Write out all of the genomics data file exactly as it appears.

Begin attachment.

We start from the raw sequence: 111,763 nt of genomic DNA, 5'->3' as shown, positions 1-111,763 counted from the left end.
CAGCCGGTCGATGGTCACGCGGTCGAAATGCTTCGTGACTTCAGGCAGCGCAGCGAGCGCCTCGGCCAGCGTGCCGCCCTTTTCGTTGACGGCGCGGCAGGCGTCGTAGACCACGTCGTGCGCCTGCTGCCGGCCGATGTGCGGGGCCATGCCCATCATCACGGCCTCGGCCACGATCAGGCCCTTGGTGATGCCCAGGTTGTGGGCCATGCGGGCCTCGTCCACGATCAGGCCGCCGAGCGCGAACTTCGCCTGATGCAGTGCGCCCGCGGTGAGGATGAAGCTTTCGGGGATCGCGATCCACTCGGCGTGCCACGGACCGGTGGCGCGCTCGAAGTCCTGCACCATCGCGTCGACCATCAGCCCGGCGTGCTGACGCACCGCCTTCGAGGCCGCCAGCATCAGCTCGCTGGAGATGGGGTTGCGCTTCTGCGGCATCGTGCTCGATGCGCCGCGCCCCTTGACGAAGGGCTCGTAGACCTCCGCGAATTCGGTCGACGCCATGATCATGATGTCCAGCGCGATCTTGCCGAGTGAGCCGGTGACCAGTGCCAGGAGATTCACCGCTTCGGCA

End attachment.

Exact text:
We start from the raw sequence: 111,763 nt of genomic DNA, 5'->3' as shown, positions 1-111,763 counted from the left end.
CAGCCGGTCGATGGTCACGCGGTCGAAATGCTTCGTGACTTCAGGCAGCGCAGCGAGCGCCTCGGCCAGCGTGCCGCCCTTTTCGTTGACGGCGCGGCAGGCGTCGTAGACCACGTCGTGCGCCTGCTGCCGGCCGATGTGCGGGGCCATGCCCATCATCACGGCCTCGGCCACGATCAGGCCCTTGGTGATGCCCAGGTTGTGGGCCATGCGGGCCTCGTCCACGATCAGGCCGCCGAGCGCGAACTTCGCCTGATGCAGTGCGCCCGCGGTGAGGATGAAGCTTTCGGGGATCGCGATCCACTCGGCGTGCCACGGACCGGTGGCGCGCTCGAAGTCCTGCACCATCGCGTCGACCATCAGCCCGGCGTGCTGACGCACCGCCTTCGAGGCCGCCAGCATCAGCTCGCTGGAGATGGGGTTGCGCTTCTGCGGCATCGTGCTCGATGCGCCGCGCCCCTTGACGAAGGGCTCGTAGACCTCCGCGAATTCGGTCGACGCCATGATCATGATGTCCAGCGCGATCTTGCCGAGTGAGCCGGTGACCAGTGCCAGGAGATTCACCGCTTCGGCA